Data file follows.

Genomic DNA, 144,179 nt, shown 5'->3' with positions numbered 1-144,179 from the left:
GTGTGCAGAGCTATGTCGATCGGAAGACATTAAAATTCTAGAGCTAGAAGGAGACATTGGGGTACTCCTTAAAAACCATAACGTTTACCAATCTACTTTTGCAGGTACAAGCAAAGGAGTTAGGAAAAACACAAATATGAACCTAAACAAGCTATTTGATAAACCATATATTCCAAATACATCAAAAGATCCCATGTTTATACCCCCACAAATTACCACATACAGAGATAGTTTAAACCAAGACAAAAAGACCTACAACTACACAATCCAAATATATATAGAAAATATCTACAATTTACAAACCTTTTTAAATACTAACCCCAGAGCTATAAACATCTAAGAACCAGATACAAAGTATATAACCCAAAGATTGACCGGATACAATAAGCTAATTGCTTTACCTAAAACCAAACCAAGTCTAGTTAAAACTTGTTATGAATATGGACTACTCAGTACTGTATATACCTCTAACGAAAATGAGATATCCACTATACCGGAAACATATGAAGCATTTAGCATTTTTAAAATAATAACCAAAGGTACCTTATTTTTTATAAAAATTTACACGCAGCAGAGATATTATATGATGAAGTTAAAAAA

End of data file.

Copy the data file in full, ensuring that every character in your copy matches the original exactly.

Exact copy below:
Genomic DNA, 144,179 nt, shown 5'->3' with positions numbered 1-144,179 from the left:
GTGTGCAGAGCTATGTCGATCGGAAGACATTAAAATTCTAGAGCTAGAAGGAGACATTGGGGTACTCCTTAAAAACCATAACGTTTACCAATCTACTTTTGCAGGTACAAGCAAAGGAGTTAGGAAAAACACAAATATGAACCTAAACAAGCTATTTGATAAACCATATATTCCAAATACATCAAAAGATCCCATGTTTATACCCCCACAAATTACCACATACAGAGATAGTTTAAACCAAGACAAAAAGACCTACAACTACACAATCCAAATATATATAGAAAATATCTACAATTTACAAACCTTTTTAAATACTAACCCCAGAGCTATAAACATCTAAGAACCAGATACAAAGTATATAACCCAAAGATTGACCGGATACAATAAGCTAATTGCTTTACCTAAAACCAAACCAAGTCTAGTTAAAACTTGTTATGAATATGGACTACTCAGTACTGTATATACCTCTAACGAAAATGAGATATCCACTATACCGGAAACATATGAAGCATTTAGCATTTTTAAAATAATAACCAAAGGTACCTTATTTTTTATAAAAATTTACACGCAGCAGAGATATTATATGATGAAGTTAAAAAA